Plex raises $50M to fuel streaming expansion

With a mission to become a 'one-stop shop' for streaming media and plans to tie in a bigger mix of major streaming services, new chairman views Plex as 'the cable company of the future.'

Jeff Baumgartner, Senior Editor

April 14, 2021

4 Min Read
Plex raises $50M to fuel streaming expansion

Plex has raised $50 million in growth equity that will be used to expand the reach and capabilities of a streaming platform that today features a large array of free, on-demand content and live TV streaming channels.

Existing Plex investor Intercap headed up the $50 million growth equity round. The financing includes about $15 million in new capital for Plex for areas such as engineering, product and content, with the rest to be used to purchase shares and options from employees and shareholders.

Figure 1: Crackle, a free, ad-supported streaming service, is among the OTTs that have been woven into Plex's platform. This screenshot is an example of Plex on Roku's platform. (Source: Roku Channel Store) Crackle, a free, ad-supported streaming service, is among the OTTs that have been woven into Plex's platform. This screenshot is an example of Plex on Roku's platform.
(Source: Roku Channel Store)

Plex, a company founded in 2009, said it will use the infusion to fulfill a plan to be a "one-stop shop" for streaming media. It intends to do that using a platform and interface that weaves together access to content from third-party partners, such as Lionsgate, MGM, Sony, Crackle, the BBC, AMC and A+E Networks, along with the user's own content and other media assets on a wide range of streaming players/devices and smart TVs platforms. Plex's platform can also stitch in free, over-the-air broadcast TV channels.

Plex, whose platform supports access to more than 20,000 TV shows and movies and north of 150 free live TV streaming channels, said the plan heading into 2022 is to expand its role as a content and streaming hub for a wider range of offerings, including access to more "major streaming services" along with premium titles that can be rented or purchased.

Plex, which booted up an ad-supported VoD offering in 2019 and a free live TV service in 2020, will begin to push hard in that direction with a global base of roughly 25 million registered users in 193 countries.

The company is expanding on that plan amid the ongoing decline of the traditional pay-TV market, along with the debut of a string of premium, direct-to-consumer streaming services from major media companies spanning Disney, WarnerMedia, NBCUniversal and ViacomCBS.

'Cable company of the future'

Although Plex faces stiff competition from deep-pocketed streaming companies, its vision is to broaden its role as a master aggregator as consumers continue to gravitate to OTT services and require help to navigate a sea of content choices.

"Content providers, creators and consumers are all paying the price for the explosion of so many streaming media services and the industry needs a trusted way for the experience to be as enjoyable as possible," Jason Chapnik, Intercap's chairman and CEO and new chairman of Plex, said in a statement. "Plex has always been at the forefront of solving new media challenges and we believe they are primed to solve this problem – they are the cable company of the future."

Plex is far from alone in pursuing this kind of aggregation play. Top streaming platforms, including Roku, Apple, Google and Amazon, are all pursuing it in some shape or form.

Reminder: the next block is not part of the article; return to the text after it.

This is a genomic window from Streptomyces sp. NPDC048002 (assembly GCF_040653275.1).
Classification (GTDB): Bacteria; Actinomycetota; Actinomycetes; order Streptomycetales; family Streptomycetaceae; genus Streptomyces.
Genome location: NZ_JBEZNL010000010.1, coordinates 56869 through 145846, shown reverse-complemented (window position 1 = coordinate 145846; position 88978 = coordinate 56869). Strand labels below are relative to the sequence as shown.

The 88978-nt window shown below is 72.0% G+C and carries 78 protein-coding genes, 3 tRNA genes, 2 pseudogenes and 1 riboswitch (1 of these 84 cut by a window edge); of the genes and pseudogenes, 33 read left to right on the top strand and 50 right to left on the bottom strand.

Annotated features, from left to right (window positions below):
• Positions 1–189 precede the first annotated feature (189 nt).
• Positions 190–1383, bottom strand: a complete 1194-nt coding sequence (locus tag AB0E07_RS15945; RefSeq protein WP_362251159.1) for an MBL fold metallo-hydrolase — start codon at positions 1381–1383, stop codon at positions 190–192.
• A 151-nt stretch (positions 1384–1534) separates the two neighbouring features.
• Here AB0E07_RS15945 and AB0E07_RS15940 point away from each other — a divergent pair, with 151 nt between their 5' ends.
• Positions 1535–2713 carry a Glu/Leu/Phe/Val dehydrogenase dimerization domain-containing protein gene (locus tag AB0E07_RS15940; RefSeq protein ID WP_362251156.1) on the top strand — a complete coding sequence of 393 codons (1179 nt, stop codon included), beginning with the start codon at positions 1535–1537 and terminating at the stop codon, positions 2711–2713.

Pay-TV providers are also getting further ensconced in this game. Comcast, for example, has been focused on integrating streaming services into its X1 platform for pay-TV subs and has likewise been getting aggressive with content aggregation with Xfinity Flex, a streaming platform currently focused on Comcast's broadband-only customers. Comcast is also exploring ways to market and deploy Flex outside of its cable footprint and integrating its software and platform in smart TVs on a global basis.

Update: Plex's plan appears to be another step to help the company move deeper into the mainstream and further away from its origins as an offering that catered to a more tech-savvy crowd. "I think they are now going more mainstream and looking to simplify it and make it easier to use for everybody," Colin Dixon, founder and chief analyst at nScreenMedia, said.

And that, he points out, is being backed up by a blend of business models that span advertising and a subscription offering that builds in cloud DVR and other advanced capabilities.

He expects Plex to invest further in product development and ad-tech, and to beef up its visibility in regions such as Europe and North America.

Dixon also views Plex as one of a few remaining independent companies, noting that this puts the company in better position to make unbiased recommendations to its users.

With this latest batch of funds included, Plex has raised more than $60 million from a group of investors that includes Intercap, Kleiner Perkins, Tribune Media and Klass Capital.

Among other moves tied to the funding announcement, Intercap President James Merkur has also joined the Plex board.

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— Jeff Baumgartner, Senior Editor, Light Reading

About the Author(s)

Jeff Baumgartner

Senior Editor, Light Reading

Jeff Baumgartner is a Senior Editor for Light Reading and is responsible for the day-to-day news coverage and analysis of the cable and video sectors. Follow him on X and LinkedIn.

Baumgartner also served as Site Editor for Light Reading Cable from 2007-2013. In between his two stints at Light Reading, he led tech coverage for Multichannel News and was a regular contributor to Broadcasting + Cable. Baumgartner was named to the 2018 class of the Cable TV Pioneers.

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